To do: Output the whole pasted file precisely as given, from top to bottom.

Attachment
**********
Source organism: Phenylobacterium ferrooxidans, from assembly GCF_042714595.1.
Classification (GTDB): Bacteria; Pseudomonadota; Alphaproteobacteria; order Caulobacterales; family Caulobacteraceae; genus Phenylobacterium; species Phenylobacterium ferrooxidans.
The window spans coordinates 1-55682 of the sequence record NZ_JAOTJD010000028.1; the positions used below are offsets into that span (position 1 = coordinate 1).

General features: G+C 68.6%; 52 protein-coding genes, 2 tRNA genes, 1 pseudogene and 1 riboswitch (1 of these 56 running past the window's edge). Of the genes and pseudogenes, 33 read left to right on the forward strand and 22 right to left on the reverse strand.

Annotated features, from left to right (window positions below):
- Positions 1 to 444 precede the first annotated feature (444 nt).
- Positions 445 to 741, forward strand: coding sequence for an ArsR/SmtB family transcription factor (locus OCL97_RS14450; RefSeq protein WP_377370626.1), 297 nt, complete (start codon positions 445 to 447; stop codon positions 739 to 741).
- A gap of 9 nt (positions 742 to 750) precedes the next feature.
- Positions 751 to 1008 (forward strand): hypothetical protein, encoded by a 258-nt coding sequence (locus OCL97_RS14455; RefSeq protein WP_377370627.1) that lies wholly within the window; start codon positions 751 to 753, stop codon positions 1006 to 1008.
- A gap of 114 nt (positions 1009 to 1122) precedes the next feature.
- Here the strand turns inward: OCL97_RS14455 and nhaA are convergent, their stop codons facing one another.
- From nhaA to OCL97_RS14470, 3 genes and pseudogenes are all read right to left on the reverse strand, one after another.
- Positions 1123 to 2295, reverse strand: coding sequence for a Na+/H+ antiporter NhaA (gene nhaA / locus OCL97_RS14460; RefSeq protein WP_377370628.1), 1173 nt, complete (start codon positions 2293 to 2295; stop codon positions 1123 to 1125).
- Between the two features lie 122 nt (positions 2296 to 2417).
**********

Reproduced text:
Source organism: Phenylobacterium ferrooxidans, from assembly GCF_042714595.1.
Classification (GTDB): Bacteria; Pseudomonadota; Alphaproteobacteria; order Caulobacterales; family Caulobacteraceae; genus Phenylobacterium; species Phenylobacterium ferrooxidans.
The window spans coordinates 1-55682 of the sequence record NZ_JAOTJD010000028.1; the positions used below are offsets into that span (position 1 = coordinate 1).

General features: G+C 68.6%; 52 protein-coding genes, 2 tRNA genes, 1 pseudogene and 1 riboswitch (1 of these 56 running past the window's edge). Of the genes and pseudogenes, 33 read left to right on the forward strand and 22 right to left on the reverse strand.

Annotated features, from left to right (window positions below):
- Positions 1 to 444 precede the first annotated feature (444 nt).
- Positions 445 to 741, forward strand: coding sequence for an ArsR/SmtB family transcription factor (locus OCL97_RS14450; RefSeq protein WP_377370626.1), 297 nt, complete (start codon positions 445 to 447; stop codon positions 739 to 741).
- A gap of 9 nt (positions 742 to 750) precedes the next feature.
- Positions 751 to 1008 (forward strand): hypothetical protein, encoded by a 258-nt coding sequence (locus OCL97_RS14455; RefSeq protein WP_377370627.1) that lies wholly within the window; start codon positions 751 to 753, stop codon positions 1006 to 1008.
- A gap of 114 nt (positions 1009 to 1122) precedes the next feature.
- Here the strand turns inward: OCL97_RS14455 and nhaA are convergent, their stop codons facing one another.
- From nhaA to OCL97_RS14470, 3 genes and pseudogenes are all read right to left on the reverse strand, one after another.
- Positions 1123 to 2295, reverse strand: coding sequence for a Na+/H+ antiporter NhaA (gene nhaA / locus OCL97_RS14460; RefSeq protein WP_377370628.1), 1173 nt, complete (start codon positions 2293 to 2295; stop codon positions 1123 to 1125).
- Between the two features lie 122 nt (positions 2296 to 2417).